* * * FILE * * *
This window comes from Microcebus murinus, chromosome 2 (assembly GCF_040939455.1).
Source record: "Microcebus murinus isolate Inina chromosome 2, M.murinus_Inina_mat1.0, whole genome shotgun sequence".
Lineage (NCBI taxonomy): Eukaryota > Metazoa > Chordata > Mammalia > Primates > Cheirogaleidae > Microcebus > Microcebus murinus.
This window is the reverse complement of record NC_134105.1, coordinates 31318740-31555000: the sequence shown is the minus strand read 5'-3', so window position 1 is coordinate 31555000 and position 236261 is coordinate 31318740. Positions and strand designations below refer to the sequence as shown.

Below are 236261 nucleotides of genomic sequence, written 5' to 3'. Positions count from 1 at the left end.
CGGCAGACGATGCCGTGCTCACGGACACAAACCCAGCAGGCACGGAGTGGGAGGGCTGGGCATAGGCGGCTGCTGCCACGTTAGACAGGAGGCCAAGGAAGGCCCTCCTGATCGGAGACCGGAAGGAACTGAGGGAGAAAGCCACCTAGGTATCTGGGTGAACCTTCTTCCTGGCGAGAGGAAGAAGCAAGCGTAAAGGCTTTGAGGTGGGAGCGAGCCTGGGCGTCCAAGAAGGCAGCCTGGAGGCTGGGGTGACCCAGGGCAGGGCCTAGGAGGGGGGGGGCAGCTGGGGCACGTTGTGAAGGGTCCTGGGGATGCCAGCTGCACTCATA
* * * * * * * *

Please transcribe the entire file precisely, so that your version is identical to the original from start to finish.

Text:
This window comes from Microcebus murinus, chromosome 2 (assembly GCF_040939455.1).
Source record: "Microcebus murinus isolate Inina chromosome 2, M.murinus_Inina_mat1.0, whole genome shotgun sequence".
Lineage (NCBI taxonomy): Eukaryota > Metazoa > Chordata > Mammalia > Primates > Cheirogaleidae > Microcebus > Microcebus murinus.
This window is the reverse complement of record NC_134105.1, coordinates 31318740-31555000: the sequence shown is the minus strand read 5'-3', so window position 1 is coordinate 31555000 and position 236261 is coordinate 31318740. Positions and strand designations below refer to the sequence as shown.

Below are 236261 nucleotides of genomic sequence, written 5' to 3'. Positions count from 1 at the left end.
CGGCAGACGATGCCGTGCTCACGGACACAAACCCAGCAGGCACGGAGTGGGAGGGCTGGGCATAGGCGGCTGCTGCCACGTTAGACAGGAGGCCAAGGAAGGCCCTCCTGATCGGAGACCGGAAGGAACTGAGGGAGAAAGCCACCTAGGTATCTGGGTGAACCTTCTTCCTGGCGAGAGGAAGAAGCAAGCGTAAAGGCTTTGAGGTGGGAGCGAGCCTGGGCGTCCAAGAAGGCAGCCTGGAGGCTGGGGTGACCCAGGGCAGGGCCTAGGAGGGGGGGGGCAGCTGGGGCACGTTGTGAAGGGTCCTGGGGATGCCAGCTGCACTCATA